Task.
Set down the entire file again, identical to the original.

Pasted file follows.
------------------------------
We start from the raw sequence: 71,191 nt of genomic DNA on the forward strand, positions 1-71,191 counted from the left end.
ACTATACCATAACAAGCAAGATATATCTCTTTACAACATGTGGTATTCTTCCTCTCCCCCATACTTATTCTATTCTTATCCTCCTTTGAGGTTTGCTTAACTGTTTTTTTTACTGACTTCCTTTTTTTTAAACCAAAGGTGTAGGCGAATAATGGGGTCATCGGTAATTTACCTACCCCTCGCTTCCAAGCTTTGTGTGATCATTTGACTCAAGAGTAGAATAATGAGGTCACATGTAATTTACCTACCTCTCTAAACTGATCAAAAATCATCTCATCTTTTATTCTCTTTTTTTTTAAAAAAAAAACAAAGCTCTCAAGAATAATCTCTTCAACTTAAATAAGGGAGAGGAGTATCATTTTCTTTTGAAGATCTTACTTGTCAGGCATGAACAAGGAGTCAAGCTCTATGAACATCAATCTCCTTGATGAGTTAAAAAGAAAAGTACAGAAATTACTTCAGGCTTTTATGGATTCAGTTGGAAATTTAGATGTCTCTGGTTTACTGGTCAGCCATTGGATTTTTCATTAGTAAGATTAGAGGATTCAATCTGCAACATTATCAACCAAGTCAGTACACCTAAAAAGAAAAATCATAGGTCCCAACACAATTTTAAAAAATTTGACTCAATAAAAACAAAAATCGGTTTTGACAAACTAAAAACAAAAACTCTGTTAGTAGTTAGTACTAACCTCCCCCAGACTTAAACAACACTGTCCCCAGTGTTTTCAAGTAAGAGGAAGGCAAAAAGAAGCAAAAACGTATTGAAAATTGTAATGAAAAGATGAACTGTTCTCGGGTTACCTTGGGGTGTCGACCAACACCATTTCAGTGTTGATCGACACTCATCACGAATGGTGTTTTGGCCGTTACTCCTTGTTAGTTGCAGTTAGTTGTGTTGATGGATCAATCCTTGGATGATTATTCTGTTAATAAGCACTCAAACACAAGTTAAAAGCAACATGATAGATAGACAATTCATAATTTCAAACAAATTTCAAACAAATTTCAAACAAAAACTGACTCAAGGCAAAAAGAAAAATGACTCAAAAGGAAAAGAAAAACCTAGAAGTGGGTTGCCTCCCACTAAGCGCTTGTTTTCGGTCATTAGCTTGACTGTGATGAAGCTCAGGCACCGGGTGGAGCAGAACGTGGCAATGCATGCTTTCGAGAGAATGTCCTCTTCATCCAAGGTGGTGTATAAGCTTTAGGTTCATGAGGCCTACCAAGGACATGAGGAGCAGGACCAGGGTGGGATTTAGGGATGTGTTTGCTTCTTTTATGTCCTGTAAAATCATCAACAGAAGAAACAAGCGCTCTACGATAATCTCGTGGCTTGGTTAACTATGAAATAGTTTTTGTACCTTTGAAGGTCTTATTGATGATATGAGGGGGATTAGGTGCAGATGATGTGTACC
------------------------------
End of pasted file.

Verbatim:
We start from the raw sequence: 71,191 nt of genomic DNA on the forward strand, positions 1-71,191 counted from the left end.
ACTATACCATAACAAGCAAGATATATCTCTTTACAACATGTGGTATTCTTCCTCTCCCCCATACTTATTCTATTCTTATCCTCCTTTGAGGTTTGCTTAACTGTTTTTTTTACTGACTTCCTTTTTTTTAAACCAAAGGTGTAGGCGAATAATGGGGTCATCGGTAATTTACCTACCCCTCGCTTCCAAGCTTTGTGTGATCATTTGACTCAAGAGTAGAATAATGAGGTCACATGTAATTTACCTACCTCTCTAAACTGATCAAAAATCATCTCATCTTTTATTCTCTTTTTTTTTAAAAAAAAAACAAAGCTCTCAAGAATAATCTCTTCAACTTAAATAAGGGAGAGGAGTATCATTTTCTTTTGAAGATCTTACTTGTCAGGCATGAACAAGGAGTCAAGCTCTATGAACATCAATCTCCTTGATGAGTTAAAAAGAAAAGTACAGAAATTACTTCAGGCTTTTATGGATTCAGTTGGAAATTTAGATGTCTCTGGTTTACTGGTCAGCCATTGGATTTTTCATTAGTAAGATTAGAGGATTCAATCTGCAACATTATCAACCAAGTCAGTACACCTAAAAAGAAAAATCATAGGTCCCAACACAATTTTAAAAAATTTGACTCAATAAAAACAAAAATCGGTTTTGACAAACTAAAAACAAAAACTCTGTTAGTAGTTAGTACTAACCTCCCCCAGACTTAAACAACACTGTCCCCAGTGTTTTCAAGTAAGAGGAAGGCAAAAAGAAGCAAAAACGTATTGAAAATTGTAATGAAAAGATGAACTGTTCTCGGGTTACCTTGGGGTGTCGACCAACACCATTTCAGTGTTGATCGACACTCATCACGAATGGTGTTTTGGCCGTTACTCCTTGTTAGTTGCAGTTAGTTGTGTTGATGGATCAATCCTTGGATGATTATTCTGTTAATAAGCACTCAAACACAAGTTAAAAGCAACATGATAGATAGACAATTCATAATTTCAAACAAATTTCAAACAAATTTCAAACAAAAACTGACTCAAGGCAAAAAGAAAAATGACTCAAAAGGAAAAGAAAAACCTAGAAGTGGGTTGCCTCCCACTAAGCGCTTGTTTTCGGTCATTAGCTTGACTGTGATGAAGCTCAGGCACCGGGTGGAGCAGAACGTGGCAATGCATGCTTTCGAGAGAATGTCCTCTTCATCCAAGGTGGTGTATAAGCTTTAGGTTCATGAGGCCTACCAAGGACATGAGGAGCAGGACCAGGGTGGGATTTAGGGATGTGTTTGCTTCTTTTATGTCCTGTAAAATCATCAACAGAAGAAACAAGCGCTCTACGATAATCTCGTGGCTTGGTTAACTATGAAATAGTTTTTGTACCTTTGAAGGTCTTATTGATGATATGAGGGGGATTAGGTGCAGATGATGTGTACC